Sixteen years ago, a Seattle-based company said it planned to move its headquarters to the city that would make it the best deal.
The company was Boeing and it ultimately chose Chicago over finalists Dallas and Denver.
Now, another Seattle company, Amazon, wants to open a second headquarters elsewhere in North America. This time, Denver's leaders are determined to avoid a repeat of the experience with Boeing.
At stake: As many as 50,000 high-paying jobs and billions of dollars' worth of investment in the already fast-growing region.
Amazon's list of requirements includes a highly skilled workforce, major universities, an international airport, and mass transit — all ingredients that Denver has. Just as importantly, Amazon says it's looking for "a high quality of life" for its employees.
Denver shows up high on many lists of potential Amazon finalists, including a recent analysis by The New York Times.
Compared to 2001, Denver's downtown these days is filled with even more trendy restaurants and breweries. It also has plenty of marijuana dispensaries after Colorado became the first state in the country to allow recreational pot shops.
The region has invested billions in mass transit while millennials have surged into the state for jobs in the high-tech and energy industries.
"The sunshine is one of my favorite parts," said 25 year-old Abigail Scott, who was sunning herself last week while on her lunch break. Scott moved to Colorado two years ago from Florida. "I like that the mountains are visible almost all the time from the city. It gives you a little reminder of what you get to go to."
The outdoorsy Colorado lifestyle is a central part of the city's pitch to Amazon.
"Few places in the United States, in the world, combine our great business climate with our great quality of life," said J.J. Ament, the CEO of the Metro Denver Economic Development Corporation.
One factor that worked against Denver when it sought to woo Boeing was that the region's various towns and cities didn't work together to come up with one regional bid and instead offered competing pitches to Boeing. This time, Ament said the localities have worked together from the outset and the state has more economic incentives available.
While many cities are offering Amazon larger tax breaks and more cash upfront than Denver is willing to put on the table, Gov. John Hickenlooper says the region can offer Amazon a place people want to move to.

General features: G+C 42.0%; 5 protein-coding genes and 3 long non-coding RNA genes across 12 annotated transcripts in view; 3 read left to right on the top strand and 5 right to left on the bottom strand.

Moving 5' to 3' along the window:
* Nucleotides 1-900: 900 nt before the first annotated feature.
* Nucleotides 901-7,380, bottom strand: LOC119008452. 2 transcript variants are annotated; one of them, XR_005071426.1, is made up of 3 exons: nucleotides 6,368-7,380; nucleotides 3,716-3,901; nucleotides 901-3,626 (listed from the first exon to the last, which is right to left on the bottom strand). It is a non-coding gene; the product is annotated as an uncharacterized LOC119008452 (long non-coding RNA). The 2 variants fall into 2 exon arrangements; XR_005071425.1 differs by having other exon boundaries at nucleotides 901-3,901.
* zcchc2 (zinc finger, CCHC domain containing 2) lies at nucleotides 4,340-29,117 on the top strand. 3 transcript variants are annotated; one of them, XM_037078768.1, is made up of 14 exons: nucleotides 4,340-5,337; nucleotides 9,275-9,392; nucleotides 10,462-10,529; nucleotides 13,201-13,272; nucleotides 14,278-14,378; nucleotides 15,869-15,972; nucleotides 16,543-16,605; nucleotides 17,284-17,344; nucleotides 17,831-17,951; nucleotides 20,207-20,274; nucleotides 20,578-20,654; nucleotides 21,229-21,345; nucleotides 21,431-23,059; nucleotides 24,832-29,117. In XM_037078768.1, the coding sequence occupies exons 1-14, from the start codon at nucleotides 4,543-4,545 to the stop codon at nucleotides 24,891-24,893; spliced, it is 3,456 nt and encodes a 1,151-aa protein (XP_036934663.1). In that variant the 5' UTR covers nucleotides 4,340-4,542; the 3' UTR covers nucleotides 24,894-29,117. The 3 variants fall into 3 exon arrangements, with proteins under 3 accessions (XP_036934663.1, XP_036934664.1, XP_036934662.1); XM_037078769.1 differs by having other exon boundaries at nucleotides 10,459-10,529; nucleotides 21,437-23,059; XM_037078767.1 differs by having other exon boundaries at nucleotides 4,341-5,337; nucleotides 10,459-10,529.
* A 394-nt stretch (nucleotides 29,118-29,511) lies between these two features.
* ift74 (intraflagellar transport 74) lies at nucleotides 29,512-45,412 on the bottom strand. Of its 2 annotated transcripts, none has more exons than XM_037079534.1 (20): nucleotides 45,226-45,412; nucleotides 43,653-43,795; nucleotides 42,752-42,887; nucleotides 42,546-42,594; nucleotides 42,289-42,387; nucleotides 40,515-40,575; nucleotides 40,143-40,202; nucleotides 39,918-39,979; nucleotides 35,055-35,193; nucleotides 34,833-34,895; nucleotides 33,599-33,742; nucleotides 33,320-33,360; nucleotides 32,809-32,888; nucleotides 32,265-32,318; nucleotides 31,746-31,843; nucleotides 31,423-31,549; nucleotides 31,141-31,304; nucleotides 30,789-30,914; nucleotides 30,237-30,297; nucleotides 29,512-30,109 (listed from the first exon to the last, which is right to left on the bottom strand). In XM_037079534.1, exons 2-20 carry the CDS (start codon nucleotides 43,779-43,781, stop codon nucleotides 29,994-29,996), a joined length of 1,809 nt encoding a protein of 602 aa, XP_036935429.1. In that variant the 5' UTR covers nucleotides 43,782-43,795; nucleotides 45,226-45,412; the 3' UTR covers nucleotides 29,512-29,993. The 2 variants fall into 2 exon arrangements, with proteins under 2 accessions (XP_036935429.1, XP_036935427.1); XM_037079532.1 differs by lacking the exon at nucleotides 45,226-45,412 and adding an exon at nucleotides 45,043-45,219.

"The young people that might be in some other city, and looking for where to not just get a job, but to build a family, build a life, that they are going to be more attracted to Colorado," said Hickenlooper, a Democrat.
A national competition
But given the economic stakes, many of the nation's biggest cities are competing aggressively.
"When you're making the effort to submit a bid for something that can have such a nice economic boost to your region, you have to believe you're a contender, otherwise why would you invest the time," said Teresa Córdova, director of the Great Cities Institute at the University of Illinois at Chicago. She expects many cities to offer strong bids.
Among the likeliest contenders are Atlanta, Boston, Dallas, Philadelphia, Pittsburgh and Raleigh, and some cities are making pitches not that different from Denver's.
"Companies have kind of discovered Pittsburgh is a great place to do business, and that's why Google is here, and Intel is here and the Uber driverless car is here," said Rich Fitzgerald, the county executive of Allegheny County, which includes Pittsburgh.
Lately, Fitzgerald has been working up to 60 hours a week on the city's bid for Amazon and has honed his pitch. "In fact, not only are young people staying, but there's more young people coming to Pittsburgh," he said.
Pittsburgh, he adds, has another advantage: The colors of the city's football, baseball and hockey teams are black and gold, just like Amazon's logo. (Amazon is one of NPR's financial supporters.)
Rising real estate prices bring worries about more growth
Back in Denver, some Coloradans are wary about the idea of additional, Amazon-fueled growth along with the traffic and rising real estate prices that it could bring.
"There's not really the infrastructure to support 50,000 more jobs," said 28-year-old chef Andrea Shinn, who grew up in nearby Boulder. The median home price there reached $885,000 last year as startups and high-tech companies have flocked to the once-bohemian college town.
"It seems like more people are coming every day, which is wonderful for the economy I suppose," said Shinn, "but I think we've been a little sideswiped and people are coming a little faster than we can anticipate."
But Shinn said she understands how the climate and lifestyle draw people to Colorado. She hopes if Amazon does choose Denver, the city won't lose what makes it special to her.